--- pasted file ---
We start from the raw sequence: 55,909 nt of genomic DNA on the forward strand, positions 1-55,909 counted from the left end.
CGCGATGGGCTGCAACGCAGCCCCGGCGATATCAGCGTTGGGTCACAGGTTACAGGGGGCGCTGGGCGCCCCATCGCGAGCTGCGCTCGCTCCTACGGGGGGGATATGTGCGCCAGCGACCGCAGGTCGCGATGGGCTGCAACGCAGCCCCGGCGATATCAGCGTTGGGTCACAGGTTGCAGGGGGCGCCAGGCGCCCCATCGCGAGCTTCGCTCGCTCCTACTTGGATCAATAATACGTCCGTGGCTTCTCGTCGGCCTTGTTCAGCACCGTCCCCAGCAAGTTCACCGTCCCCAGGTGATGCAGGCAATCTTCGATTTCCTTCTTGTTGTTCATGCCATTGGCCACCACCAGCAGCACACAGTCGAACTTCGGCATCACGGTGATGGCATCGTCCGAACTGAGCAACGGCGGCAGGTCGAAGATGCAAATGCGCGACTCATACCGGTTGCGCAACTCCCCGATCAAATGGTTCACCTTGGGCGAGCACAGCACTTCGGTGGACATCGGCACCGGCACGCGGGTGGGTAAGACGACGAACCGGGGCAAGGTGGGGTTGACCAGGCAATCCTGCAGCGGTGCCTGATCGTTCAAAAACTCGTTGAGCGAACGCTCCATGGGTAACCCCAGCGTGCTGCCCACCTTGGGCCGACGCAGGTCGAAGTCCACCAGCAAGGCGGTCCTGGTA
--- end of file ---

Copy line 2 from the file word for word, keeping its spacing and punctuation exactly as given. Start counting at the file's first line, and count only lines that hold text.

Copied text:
CGCGATGGGCTGCAACGCAGCCCCGGCGATATCAGCGTTGGGTCACAGGTTACAGGGGGCGCTGGGCGCCCCATCGCGAGCTGCGCTCGCTCCTACGGGGGGGATATGTGCGCCAGCGACCGCAGGTCGCGATGGGCTGCAACGCAGCCCCGGCGATATCAGCGTTGGGTCACAGGTTGCAGGGGGCGCCAGGCGCCCCATCGCGAGCTTCGCTCGCTCCTACTTGGATCAATAATACGTCCGTGGCTTCTCGTCGGCCTTGTTCAGCACCGTCCCCAGCAAGTTCACCGTCCCCAGGTGATGCAGGCAATCTTCGATTTCCTTCTTGTTGTTCATGCCATTGGCCACCACCAGCAGCACACAGTCGAACTTCGGCATCACGGTGATGGCATCGTCCGAACTGAGCAACGGCGGCAGGTCGAAGATGCAAATGCGCGACTCATACCGGTTGCGCAACTCCCCGATCAAATGGTTCACCTTGGGCGAGCACAGCACTTCGGTGGACATCGGCACCGGCACGCGGGTGGGTAAGACGACGAACCGGGGCAAGGTGGGGTTGACCAGGCAATCCTGCAGCGGTGCCTGATCGTTCAAAAACTCGTTGAGCGAACGCTCCATGGGTAACCCCAGCGTGCTGCCCACCTTGGGCCGACGCAGGTCGAAGTCCACCAGCAAGGCGGTCCTGGTA